• McSorley has thrown for 200 or more yards in four of his five career starts.
• He is coming off his finest performance to date, as he accounted for for 408 yards of total offense — 335 passing and 74 rushing — against Minnesota to mark the third-highest total in school history. It was the most yards of total offense since Christian Hackenberg posted a school-record 454 yards against UCF in the 2014 Croke Park Classic vs. UCF.
• McSorley posted his second career game with 300-plus passing yards, ending the night with 335 yards on 19-of-41 passing with one touchdown and zero interceptions.
• McSorley’s 335 passing yards are a career high, moving past his 332 yards through the air at Pitt earlier this season, and rank No. 13 on the all-time passing list.
• McSorley is the 12th quarterback in Penn State history to register a 300-yard passing game, and just the fifth to record to have multiple 300-yard pass games, joining Christian Hackenberg, Matt McGloin, Kerry Collins and Daryll Clark.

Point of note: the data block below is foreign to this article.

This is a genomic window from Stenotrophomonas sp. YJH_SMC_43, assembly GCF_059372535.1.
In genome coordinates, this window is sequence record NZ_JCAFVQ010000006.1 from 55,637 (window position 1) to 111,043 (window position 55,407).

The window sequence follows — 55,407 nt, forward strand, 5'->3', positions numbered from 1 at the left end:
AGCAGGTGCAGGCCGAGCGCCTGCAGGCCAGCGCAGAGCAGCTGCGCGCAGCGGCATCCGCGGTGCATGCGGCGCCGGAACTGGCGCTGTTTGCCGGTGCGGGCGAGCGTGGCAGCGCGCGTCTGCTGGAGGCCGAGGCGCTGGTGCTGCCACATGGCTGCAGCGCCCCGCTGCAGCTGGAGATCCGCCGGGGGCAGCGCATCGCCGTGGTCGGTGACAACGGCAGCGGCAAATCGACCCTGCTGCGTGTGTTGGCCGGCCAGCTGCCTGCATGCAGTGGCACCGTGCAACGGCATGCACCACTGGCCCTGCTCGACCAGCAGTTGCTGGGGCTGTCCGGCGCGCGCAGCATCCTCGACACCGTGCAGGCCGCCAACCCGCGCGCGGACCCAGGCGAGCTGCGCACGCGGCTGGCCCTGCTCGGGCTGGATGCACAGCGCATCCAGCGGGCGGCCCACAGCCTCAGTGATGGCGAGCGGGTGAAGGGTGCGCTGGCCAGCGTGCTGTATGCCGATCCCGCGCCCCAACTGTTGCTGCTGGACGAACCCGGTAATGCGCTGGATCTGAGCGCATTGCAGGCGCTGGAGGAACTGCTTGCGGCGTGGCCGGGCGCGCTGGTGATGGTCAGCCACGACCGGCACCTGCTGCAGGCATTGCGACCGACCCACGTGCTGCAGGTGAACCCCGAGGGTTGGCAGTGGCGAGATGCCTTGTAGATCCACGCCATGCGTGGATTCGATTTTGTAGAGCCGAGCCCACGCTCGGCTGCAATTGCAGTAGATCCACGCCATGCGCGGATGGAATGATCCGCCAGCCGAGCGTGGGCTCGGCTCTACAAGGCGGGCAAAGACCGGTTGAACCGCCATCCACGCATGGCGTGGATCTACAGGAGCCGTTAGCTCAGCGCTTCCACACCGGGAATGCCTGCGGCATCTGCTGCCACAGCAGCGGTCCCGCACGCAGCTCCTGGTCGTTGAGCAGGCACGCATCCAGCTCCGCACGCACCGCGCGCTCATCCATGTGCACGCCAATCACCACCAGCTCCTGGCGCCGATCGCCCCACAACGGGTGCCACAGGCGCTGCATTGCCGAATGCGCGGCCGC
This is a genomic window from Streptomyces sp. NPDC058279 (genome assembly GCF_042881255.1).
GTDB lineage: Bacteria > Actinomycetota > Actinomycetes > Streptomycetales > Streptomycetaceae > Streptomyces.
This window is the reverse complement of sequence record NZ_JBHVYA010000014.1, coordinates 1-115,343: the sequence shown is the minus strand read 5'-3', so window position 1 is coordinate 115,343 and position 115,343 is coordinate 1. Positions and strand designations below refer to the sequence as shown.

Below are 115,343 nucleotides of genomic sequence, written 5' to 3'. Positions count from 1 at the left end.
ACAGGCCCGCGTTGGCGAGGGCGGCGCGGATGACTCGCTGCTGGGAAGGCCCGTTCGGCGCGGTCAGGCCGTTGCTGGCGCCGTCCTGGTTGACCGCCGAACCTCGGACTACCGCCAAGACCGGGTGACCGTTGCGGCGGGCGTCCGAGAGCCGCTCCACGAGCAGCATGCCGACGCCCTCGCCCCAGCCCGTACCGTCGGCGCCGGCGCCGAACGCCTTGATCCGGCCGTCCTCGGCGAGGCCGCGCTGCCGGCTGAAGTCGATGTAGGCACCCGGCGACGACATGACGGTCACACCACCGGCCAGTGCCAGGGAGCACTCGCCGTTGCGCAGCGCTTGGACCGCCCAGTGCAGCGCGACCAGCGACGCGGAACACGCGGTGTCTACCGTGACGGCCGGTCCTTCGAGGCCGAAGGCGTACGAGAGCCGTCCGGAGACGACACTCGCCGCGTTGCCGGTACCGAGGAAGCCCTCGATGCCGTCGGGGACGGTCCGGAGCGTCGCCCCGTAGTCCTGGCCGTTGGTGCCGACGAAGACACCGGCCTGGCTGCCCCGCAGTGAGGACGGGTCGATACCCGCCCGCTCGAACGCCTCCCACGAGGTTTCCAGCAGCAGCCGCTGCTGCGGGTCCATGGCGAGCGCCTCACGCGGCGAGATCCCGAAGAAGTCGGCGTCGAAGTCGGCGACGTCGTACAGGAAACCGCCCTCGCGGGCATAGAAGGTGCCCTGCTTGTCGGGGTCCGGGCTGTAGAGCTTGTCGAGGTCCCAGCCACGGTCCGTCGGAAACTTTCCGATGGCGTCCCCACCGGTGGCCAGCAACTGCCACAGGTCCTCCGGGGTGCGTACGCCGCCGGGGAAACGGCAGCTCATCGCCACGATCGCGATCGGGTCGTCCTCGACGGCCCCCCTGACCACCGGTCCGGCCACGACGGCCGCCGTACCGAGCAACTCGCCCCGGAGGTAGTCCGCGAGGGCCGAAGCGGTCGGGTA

• McSorley also led the team against Minnesota with a career-high 73 rushing yards on only eight attempts.
• The last Penn State quarterback to lead the team in rushing was Michael Robinson at Michigan State on Nov. 19, 2005. Robinson had 90 yards on 13 carries with one touchdown run against the Spartans.
• McSorley’s 73 rushing yards were the most by a quarterback since Daryll Clark had 83 against Illinois in 2009.
• McSorley was named Penn State’s starting quarterback during the final week of preseason camp.